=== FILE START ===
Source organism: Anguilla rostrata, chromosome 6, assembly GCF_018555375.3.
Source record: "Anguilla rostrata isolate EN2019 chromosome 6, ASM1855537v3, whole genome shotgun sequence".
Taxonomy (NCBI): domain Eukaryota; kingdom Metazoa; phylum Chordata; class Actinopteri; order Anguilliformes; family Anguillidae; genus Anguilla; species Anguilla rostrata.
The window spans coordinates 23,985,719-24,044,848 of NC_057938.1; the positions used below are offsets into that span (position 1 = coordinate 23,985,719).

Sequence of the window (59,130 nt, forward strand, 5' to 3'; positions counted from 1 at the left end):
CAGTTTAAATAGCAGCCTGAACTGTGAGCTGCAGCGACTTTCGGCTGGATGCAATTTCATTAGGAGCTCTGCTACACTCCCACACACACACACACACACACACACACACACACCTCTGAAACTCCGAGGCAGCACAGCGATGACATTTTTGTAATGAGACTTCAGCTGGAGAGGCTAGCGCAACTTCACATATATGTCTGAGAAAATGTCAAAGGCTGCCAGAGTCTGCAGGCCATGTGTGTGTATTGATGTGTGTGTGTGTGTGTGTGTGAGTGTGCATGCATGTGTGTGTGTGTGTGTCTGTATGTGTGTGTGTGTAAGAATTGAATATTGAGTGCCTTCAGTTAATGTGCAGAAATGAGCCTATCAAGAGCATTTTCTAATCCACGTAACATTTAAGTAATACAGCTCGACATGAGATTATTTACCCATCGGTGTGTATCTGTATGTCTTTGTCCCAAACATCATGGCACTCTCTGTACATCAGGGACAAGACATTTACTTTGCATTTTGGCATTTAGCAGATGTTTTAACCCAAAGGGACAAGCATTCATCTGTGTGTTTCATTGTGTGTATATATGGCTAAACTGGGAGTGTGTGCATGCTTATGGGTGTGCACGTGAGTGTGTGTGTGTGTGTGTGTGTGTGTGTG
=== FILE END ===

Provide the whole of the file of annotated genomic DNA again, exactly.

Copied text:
Source organism: Anguilla rostrata, chromosome 6, assembly GCF_018555375.3.
Source record: "Anguilla rostrata isolate EN2019 chromosome 6, ASM1855537v3, whole genome shotgun sequence".
Taxonomy (NCBI): domain Eukaryota; kingdom Metazoa; phylum Chordata; class Actinopteri; order Anguilliformes; family Anguillidae; genus Anguilla; species Anguilla rostrata.
The window spans coordinates 23,985,719-24,044,848 of NC_057938.1; the positions used below are offsets into that span (position 1 = coordinate 23,985,719).

Sequence of the window (59,130 nt, forward strand, 5' to 3'; positions counted from 1 at the left end):
CAGTTTAAATAGCAGCCTGAACTGTGAGCTGCAGCGACTTTCGGCTGGATGCAATTTCATTAGGAGCTCTGCTACACTCCCACACACACACACACACACACACACACACACACCTCTGAAACTCCGAGGCAGCACAGCGATGACATTTTTGTAATGAGACTTCAGCTGGAGAGGCTAGCGCAACTTCACATATATGTCTGAGAAAATGTCAAAGGCTGCCAGAGTCTGCAGGCCATGTGTGTGTATTGATGTGTGTGTGTGTGTGTGTGTGAGTGTGCATGCATGTGTGTGTGTGTGTGTCTGTATGTGTGTGTGTGTAAGAATTGAATATTGAGTGCCTTCAGTTAATGTGCAGAAATGAGCCTATCAAGAGCATTTTCTAATCCACGTAACATTTAAGTAATACAGCTCGACATGAGATTATTTACCCATCGGTGTGTATCTGTATGTCTTTGTCCCAAACATCATGGCACTCTCTGTACATCAGGGACAAGACATTTACTTTGCATTTTGGCATTTAGCAGATGTTTTAACCCAAAGGGACAAGCATTCATCTGTGTGTTTCATTGTGTGTATATATGGCTAAACTGGGAGTGTGTGCATGCTTATGGGTGTGCACGTGAGTGTGTGTGTGTGTGTGTGTGTGTGTGTG